Coeur d’Alene’s young people have a direct line to City Hall, thanks to the city’s new Youth Advisory Council.
The 10-member group is brainstorming ways to get young people more involved in the community.
Formed by City Council decree on Jan. 4, the advisory group’s purpose “is to promote the positive, physical, mental and social well-being of our youth and to inform the mayor and the council of its endeavors.”
Chairperson Kate Henry, a 17-year-old Lake City High School junior, said the council hopes to create another layer of communication between the youth of the community and the adults.
“We go through the school system, we have that whole experience, but we don’t understand all the politics behind things,” Henry said.
She hopes the council can figure out a way to include youth in a positive way in the community and help city leaders understand high schoolers’ perspective on life.
“All our different experiences add a different tint to our lens,” she said. Once youth council members agree on projects, they will present updates and reports at City Council meetings. The group, with the help of assistant city attorney Ann Eckhart, has already established bylaws. The adult liaison is Victoria Bruno, the city’s project coordinator. The advisory council has been provided a list of developmental assets in the community to help guide its work, Eckhart said. The 40 developmental assets include family support, other adult relationships, service to others, positive peer influence, youth programs, time at home, school engagement, honesty, integrity, interpersonal competence,and self-esteem.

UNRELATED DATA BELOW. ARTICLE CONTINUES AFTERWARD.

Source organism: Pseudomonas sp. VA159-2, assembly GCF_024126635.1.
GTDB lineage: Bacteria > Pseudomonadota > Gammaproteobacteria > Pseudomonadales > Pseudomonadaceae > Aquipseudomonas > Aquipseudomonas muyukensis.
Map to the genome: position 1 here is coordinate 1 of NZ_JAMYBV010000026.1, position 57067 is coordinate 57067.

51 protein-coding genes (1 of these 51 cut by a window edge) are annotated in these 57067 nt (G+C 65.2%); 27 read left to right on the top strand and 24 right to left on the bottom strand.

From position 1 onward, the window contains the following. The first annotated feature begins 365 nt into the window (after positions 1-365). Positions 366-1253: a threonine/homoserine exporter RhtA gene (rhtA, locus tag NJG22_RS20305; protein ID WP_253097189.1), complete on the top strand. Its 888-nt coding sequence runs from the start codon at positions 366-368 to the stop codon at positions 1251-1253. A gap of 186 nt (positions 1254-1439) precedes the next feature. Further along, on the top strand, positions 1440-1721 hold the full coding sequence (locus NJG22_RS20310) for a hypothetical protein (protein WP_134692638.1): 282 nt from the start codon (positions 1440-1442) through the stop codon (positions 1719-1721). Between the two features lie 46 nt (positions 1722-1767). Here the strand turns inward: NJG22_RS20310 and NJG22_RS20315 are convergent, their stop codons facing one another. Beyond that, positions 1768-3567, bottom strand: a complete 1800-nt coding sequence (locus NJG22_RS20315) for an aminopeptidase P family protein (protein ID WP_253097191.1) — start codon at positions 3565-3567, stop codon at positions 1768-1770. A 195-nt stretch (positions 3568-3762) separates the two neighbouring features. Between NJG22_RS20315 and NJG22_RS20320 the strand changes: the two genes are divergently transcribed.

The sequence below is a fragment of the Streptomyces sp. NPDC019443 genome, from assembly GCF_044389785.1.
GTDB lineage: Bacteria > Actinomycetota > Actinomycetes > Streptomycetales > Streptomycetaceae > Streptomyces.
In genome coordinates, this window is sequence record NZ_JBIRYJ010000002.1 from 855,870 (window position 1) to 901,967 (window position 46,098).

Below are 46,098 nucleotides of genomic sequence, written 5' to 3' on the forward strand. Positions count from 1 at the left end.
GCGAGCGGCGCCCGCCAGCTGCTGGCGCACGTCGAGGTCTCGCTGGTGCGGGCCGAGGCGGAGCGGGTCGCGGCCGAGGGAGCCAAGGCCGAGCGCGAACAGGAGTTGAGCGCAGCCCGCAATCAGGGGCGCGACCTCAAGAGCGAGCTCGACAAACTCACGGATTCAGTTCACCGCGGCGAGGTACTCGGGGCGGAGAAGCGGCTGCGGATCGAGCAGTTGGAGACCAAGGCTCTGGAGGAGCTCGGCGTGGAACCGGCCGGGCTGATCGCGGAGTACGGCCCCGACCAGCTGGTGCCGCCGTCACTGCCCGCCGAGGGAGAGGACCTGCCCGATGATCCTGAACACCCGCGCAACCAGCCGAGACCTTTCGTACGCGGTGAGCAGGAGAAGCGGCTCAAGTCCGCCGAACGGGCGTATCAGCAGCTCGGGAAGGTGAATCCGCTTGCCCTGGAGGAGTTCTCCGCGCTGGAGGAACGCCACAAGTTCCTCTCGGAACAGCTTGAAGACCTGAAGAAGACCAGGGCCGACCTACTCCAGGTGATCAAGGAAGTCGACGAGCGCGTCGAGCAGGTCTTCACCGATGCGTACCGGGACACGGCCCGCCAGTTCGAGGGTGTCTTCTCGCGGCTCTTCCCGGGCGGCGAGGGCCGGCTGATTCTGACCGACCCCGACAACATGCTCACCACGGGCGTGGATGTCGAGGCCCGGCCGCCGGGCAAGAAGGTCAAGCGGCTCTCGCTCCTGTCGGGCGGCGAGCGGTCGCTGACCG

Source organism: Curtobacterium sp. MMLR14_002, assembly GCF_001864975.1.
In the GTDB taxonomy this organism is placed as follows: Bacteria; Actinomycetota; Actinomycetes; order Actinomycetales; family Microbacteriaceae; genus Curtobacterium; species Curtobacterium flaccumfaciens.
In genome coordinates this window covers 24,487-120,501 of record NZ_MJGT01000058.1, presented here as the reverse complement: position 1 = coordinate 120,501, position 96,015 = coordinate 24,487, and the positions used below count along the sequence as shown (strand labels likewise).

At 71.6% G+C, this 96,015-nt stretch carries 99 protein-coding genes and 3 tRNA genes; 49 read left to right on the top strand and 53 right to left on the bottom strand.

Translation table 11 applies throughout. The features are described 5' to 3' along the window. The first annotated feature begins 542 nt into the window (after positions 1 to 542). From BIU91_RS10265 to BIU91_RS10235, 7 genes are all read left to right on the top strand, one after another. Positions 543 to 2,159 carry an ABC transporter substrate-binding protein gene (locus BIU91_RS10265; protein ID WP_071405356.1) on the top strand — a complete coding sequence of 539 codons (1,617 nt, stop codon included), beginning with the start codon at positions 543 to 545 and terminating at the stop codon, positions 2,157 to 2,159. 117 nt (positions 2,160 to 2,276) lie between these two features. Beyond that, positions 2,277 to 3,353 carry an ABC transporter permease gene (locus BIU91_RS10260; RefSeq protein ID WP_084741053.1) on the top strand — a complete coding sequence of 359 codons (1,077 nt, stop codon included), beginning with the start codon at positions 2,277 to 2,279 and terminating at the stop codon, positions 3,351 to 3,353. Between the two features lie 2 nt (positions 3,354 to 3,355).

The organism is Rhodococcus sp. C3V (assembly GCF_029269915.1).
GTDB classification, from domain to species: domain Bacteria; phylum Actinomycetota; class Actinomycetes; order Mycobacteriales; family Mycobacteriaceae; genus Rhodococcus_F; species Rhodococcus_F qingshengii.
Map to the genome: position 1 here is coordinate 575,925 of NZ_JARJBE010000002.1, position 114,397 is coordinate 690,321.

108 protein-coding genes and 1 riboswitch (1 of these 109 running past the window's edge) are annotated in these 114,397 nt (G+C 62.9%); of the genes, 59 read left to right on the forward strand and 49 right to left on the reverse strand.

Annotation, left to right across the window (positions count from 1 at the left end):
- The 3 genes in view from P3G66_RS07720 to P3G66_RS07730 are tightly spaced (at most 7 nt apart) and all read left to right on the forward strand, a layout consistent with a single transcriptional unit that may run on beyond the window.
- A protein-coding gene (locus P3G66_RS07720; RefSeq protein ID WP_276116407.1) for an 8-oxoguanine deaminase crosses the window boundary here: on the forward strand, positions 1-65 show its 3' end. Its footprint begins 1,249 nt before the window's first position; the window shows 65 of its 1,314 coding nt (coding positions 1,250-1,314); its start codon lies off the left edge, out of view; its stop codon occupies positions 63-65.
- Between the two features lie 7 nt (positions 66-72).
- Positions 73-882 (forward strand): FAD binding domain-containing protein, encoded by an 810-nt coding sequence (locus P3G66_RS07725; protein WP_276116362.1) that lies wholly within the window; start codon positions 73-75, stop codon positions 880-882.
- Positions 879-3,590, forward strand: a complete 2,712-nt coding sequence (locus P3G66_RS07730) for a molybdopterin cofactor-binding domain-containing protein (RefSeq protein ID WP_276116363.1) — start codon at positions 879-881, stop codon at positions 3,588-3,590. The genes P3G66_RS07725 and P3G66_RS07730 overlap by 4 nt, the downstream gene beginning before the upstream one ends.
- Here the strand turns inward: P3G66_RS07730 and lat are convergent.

Youth Advisory Council members were chosen from lists of students provided by the school district and the Coeur d’Alene Charter Academy. Council members can be age 14 to 18, and they serve from August to August, to accommodate graduating seniors who will be moving on.
Lake City High junior Elden Stokes wanted to be on the board to get involved in the community.
“This or student council is a good learning experience,” Stokes said. “I want to see how our city works.”
Jake Bryan, an LCHS sophomore who is the advisory council’s secretary, is approaching his service as a new experience. He is concerned about responsible growth in the community. Jordan Keough, a Charter Academy junior, said the chance to serve interested him, but he also noted that he was “drafted” to serve.
In its infancy, the council has yet to establish definite projects, but members have brainstormed quite a few ideas, such as adopting a highway, or cleaning up City Beach. The council is allowed to raise money and could get city funding for projects with City Council approval. The advisory panel’s first meeting was Jan. 20 in City Hall.
Hamilton, who plans to major in political science in college, said she wants youth to feel more valued in the community.
“Since I’ve been a community member for so long, it’s nice to be given the opportunity to give something back and to serve,” she said. “It’s a neat experience.”
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